Your dog may have trouble with its sight, bumping into walls, having trouble finding its food and water bowls, or having difficulty locating the stairs. Note that dogs are adaptable and can soon learn to adjust to living without sight, and if the cataracts are slowly developing, you may not notice your dog has lost its sight. 

There are no known remedies that can reverse cataracts once it’s formed except surgery.  Removing cataracts is usually done under general anesthesia. During this procedure, the veterinarian takes out the lens and replaces it with a lens made from plastic or acrylic. Veterinarians also run tests to look for underlying conditions that are known to cause cataracts. 

Treating any conditions that can cause cataracts to form is essential because it reduces the chances that those conditions might cause further health issues.

Caring for the German Shepherd Rottweiler Mix

Frequently scheduled checkups to the vet will ensure that you can detect any health conditions or concerns early. You can develop a care routine together with your vet to maintain good health practices at home and ensure the well-being of your German Shepherd Rottweiler mix.

As with some dog breeds, German Shepherd Rottweiler Mixes are prone to weight gain, and they have high energy levels. Make sure your dog gets at least one good half-hour- to hour-long walks per day with a few good, active play sessions and shorter walks mixed in. 

Your dog may also excel at some tasks, complex tricks and spots when given the chance. If your dog’s daily exercise needs are neglected, then it might resort to destructive behavior such as chewing, digging and soiling in the house

Maintaining your Shepweiler’s weight in a healthy range is extremely necessary since it can help prevent your dog from diseases associated with weight like hip and elbow dysplasia or heart issues.

Remember to check your dog’s ears for pests and debris frequently or daily if possible.

Clean your Rottweiler German Shepherd as recommended by your vet. Trim your dog’s nails before they get too long, usually once or twice per month. Keep your German Shepherd Rottweiler mixes mouth healthy by brushing their teeth daily. Your vet can instruct you on how to brush your dog’s teeth properly.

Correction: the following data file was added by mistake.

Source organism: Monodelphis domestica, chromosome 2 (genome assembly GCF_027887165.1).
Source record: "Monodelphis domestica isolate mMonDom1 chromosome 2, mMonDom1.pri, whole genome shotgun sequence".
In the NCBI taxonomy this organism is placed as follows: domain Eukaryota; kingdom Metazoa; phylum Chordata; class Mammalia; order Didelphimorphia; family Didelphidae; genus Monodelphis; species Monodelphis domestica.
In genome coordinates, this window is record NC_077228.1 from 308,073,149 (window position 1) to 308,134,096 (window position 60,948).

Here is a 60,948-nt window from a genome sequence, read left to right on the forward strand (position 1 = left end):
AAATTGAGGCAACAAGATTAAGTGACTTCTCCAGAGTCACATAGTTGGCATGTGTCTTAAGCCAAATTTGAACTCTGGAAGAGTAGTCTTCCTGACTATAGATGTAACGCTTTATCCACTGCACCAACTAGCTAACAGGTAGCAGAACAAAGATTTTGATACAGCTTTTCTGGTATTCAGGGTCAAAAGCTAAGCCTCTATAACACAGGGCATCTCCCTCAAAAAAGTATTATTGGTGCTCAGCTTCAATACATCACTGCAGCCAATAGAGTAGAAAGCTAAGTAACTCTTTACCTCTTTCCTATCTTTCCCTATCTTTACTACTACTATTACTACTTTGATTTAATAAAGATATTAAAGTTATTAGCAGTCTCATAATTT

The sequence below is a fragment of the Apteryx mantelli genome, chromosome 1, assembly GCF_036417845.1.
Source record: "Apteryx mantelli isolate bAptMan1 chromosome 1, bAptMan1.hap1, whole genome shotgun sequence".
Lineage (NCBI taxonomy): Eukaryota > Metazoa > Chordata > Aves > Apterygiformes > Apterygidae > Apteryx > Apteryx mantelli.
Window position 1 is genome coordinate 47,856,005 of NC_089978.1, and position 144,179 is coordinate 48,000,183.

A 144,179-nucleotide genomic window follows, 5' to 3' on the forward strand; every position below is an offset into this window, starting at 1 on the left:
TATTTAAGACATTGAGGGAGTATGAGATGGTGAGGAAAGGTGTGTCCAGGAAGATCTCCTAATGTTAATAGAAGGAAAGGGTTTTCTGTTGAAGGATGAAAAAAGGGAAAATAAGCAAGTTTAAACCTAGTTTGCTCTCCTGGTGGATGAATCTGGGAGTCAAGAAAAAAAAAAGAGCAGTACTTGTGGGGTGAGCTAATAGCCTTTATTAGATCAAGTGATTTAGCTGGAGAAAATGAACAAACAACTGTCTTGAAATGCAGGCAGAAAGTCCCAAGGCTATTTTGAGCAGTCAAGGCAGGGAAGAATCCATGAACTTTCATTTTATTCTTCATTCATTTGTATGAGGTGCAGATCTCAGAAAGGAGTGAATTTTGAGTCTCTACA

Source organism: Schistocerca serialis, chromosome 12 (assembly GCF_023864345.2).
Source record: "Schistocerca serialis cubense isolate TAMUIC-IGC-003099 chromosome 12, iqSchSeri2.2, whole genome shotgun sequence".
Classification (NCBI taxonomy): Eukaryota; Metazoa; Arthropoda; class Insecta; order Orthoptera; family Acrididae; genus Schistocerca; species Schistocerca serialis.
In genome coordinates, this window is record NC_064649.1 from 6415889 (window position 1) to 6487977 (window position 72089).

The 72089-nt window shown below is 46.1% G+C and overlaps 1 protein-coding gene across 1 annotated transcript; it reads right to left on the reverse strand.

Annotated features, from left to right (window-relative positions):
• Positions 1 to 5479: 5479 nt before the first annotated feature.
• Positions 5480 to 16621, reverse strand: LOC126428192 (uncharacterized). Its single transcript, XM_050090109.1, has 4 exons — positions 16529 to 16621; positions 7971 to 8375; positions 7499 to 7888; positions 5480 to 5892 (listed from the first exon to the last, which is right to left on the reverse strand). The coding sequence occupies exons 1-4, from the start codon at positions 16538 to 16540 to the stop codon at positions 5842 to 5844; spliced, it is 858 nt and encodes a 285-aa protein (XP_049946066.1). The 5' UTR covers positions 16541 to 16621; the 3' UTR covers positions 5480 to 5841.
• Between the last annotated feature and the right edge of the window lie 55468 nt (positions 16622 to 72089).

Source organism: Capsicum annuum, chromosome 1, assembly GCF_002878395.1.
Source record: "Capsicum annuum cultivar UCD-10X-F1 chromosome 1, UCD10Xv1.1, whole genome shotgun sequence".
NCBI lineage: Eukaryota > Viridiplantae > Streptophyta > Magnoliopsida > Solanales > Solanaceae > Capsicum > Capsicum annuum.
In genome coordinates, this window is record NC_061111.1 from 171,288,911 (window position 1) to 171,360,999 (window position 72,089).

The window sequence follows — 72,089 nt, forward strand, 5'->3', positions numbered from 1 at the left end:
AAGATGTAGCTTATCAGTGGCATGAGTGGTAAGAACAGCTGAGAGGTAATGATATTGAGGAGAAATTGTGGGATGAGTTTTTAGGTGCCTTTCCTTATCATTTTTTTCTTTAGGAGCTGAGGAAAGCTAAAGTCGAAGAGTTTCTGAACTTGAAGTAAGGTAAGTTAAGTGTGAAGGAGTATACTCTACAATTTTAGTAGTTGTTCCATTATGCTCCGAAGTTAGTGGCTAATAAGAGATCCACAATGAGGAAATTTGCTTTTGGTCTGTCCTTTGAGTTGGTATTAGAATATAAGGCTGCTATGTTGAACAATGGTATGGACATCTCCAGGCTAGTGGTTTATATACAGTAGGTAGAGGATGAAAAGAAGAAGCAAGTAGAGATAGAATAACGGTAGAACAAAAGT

Shepweiler Feeding and Grooming Requirements

As with all dogs, the Shepweiler’s nutritional needs will change across its stages of life, from when it’s a puppy to adult and especially in its senior years. An ideal Rottweiler German Shepherd mix diet should take into account the size and energy requirements of the breed. 

You should ask your vet for recommendations about your Rottweiler German Shepherd Mixes diet since there are far too many variations among individual dogs–including weight, energy, and health–to make a specific recommendation.

Rottweiler German Shepherd Mixes have a tendency to gain weight if they are overfed; therefore, ensure a regular feeding schedule and do not leave food out during the day. Remember to limit their amount of treats as well.

Since Shepweilers are a mixed breed, their coats are often a mix of their Rottweiler and German Shepherd parents’ coats and colors. The common coat colors Shepweilers have range from black, gray, sable, white, red, tan, and cream. They sometimes have a mix of two or three colors.

In terms of coat length and shedding, Shepweilers take after their parent breeds. German shepherd have medium-length fur while Rottweilers have a short-double coat. Both parent breeds are heavy shedders which makes Shepweilers heavy to moderate shedders. This might make Rottweiler German Shepherd mixes a poor choice for those with pet allergies.

Regular brushing to keep their coat from getting matted or dirty is necessary. The Shepweiler needs to be brushed on a weekly basis to keep their coat shiny and healthy but you should also give them a light brushing every day to control the shedding. Bathing your Rottweiler and German Shepherd mix three to four times a year may be required if they like to get messy. It’s also recommended to brush their teeth multiple times a week, and check behind their ears.

The coats of German Shepherd Rottweiler mixes provide the necessary insulation that helps this breed  withstand colder weather.  That said, it would be impractical and dangerous to leave them outside in any extreme weather, cold or hot. When necessary, you may need to apply dog sunscreen to the ears, nose, and sensitive areas where there’s less fur coverage in the summer months.

german shepherd puppy

How are Shepweilers With Kids and Other Pets?

With children, Rottweiler German Shepherd mixes can make excellent and fun playmates. However, it is still important to teach your kids how to safely interact with your mixed breed dog. It’s also important to train your Shepweiler not to jump, as this big dog could accidentally hurt children with what it considers a playful romp..

In relation to other dogs, German Shepherd Rottweiler Mixes are pretty friendly, as long as they are introduced to other pups slowly and properly. When it comes to cats, your Shepweiler may have the instinct to chase. Consistent training and a slow introduction to your cat can help your German Shepherd Rottweiler Mix and cat coexist peacefully.

In some instances, Shepweilers may not be as immediately welcoming or friendly to kids or other animals. In the end,  it really comes down to training, socialization, and the luck of the draw.